OSLO (Reuters) - A Norwegian human rights foundation gave its annual prize on Thursday to a Russian lawyer and the legal aid group he heads, for their work defending the right to fair trial.
Pavel Chikov, 36, and the Agora group were selected for helping activists, bloggers, journalists and non-governmental organizations against the unlawful actions of Russian government agencies, the Rafto Foundation said.
Agora also documents abuses of power, compiles reports detailing human rights abuses and focuses its attention on regions that seldom receive media coverage, the foundation said.
Four past Rafto laureates — Myanmar’s Aung San Suu Kyi, East Timor’s Jose Ramos-Horta, South Korea’s Kim Dae-jung and Iran’s Shirin Ebadi — later went on to win Nobel Peace Prizes.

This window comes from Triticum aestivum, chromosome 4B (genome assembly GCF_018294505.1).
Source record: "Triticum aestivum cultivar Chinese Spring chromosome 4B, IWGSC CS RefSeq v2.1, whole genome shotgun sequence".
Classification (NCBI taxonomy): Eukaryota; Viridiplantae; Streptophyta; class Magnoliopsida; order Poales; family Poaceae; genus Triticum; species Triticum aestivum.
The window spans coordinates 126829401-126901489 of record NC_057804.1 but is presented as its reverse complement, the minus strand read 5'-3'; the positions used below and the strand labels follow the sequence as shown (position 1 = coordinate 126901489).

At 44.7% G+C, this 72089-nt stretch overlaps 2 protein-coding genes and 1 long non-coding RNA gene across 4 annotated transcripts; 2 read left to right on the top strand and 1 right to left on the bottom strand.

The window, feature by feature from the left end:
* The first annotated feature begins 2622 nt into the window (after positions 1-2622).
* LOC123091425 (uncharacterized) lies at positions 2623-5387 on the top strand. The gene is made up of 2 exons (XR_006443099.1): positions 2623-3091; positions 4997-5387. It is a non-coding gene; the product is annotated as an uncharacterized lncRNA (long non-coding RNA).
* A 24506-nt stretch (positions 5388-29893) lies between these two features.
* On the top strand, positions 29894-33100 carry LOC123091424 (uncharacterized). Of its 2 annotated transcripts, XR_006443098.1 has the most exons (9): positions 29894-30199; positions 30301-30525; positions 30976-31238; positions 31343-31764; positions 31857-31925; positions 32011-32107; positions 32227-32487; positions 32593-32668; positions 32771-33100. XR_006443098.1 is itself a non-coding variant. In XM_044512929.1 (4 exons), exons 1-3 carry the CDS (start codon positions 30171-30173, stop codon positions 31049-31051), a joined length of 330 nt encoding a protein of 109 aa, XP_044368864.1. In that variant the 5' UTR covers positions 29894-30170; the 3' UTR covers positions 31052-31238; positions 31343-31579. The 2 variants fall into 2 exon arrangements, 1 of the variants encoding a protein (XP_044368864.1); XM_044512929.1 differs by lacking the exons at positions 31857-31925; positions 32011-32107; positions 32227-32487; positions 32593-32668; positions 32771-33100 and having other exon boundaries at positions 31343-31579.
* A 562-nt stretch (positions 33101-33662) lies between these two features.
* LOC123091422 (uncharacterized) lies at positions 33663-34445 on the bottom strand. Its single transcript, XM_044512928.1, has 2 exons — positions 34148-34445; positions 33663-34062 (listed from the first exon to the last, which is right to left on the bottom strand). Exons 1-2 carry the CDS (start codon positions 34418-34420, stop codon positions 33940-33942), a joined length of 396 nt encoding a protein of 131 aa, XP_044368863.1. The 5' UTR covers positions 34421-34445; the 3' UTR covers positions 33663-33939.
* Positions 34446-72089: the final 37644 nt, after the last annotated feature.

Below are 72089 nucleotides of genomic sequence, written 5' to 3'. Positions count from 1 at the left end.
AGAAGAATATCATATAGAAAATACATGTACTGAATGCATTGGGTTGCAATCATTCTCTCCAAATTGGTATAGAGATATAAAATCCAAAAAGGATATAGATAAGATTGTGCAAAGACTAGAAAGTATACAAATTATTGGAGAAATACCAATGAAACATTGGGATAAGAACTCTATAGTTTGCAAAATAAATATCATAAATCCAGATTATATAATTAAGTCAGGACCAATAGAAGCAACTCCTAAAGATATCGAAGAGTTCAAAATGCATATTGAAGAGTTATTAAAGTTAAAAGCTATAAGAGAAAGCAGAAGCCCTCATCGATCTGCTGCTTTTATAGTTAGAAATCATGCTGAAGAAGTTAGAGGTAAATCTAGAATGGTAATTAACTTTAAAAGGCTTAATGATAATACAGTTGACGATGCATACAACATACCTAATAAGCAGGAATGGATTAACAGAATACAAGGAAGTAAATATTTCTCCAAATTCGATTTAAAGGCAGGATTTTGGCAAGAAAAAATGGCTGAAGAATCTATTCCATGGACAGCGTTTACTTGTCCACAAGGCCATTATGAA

“The award is a recognition of (Agora’s) relentless and professional work to defend the right to fair trial and other human rights in a Russia where organizations and individuals are subjected to increasing pressure from the country’s authorities,” Rafto said in its citation.
“The situation of human rights organizations is so precarious in Russia today that Agora is unable to accept the prize money awarded along with the Rafto Prize.”
The 2014 Nobel Peace Prize winner will be announced on Oct. 10 in Oslo.
The Rafto Prize, awarded yearly since 1987, comes with $20,000 and is presented in November in the western Norwegian city of Bergen.
Reporting by Gwladys Fouche; editing by Andrew Roche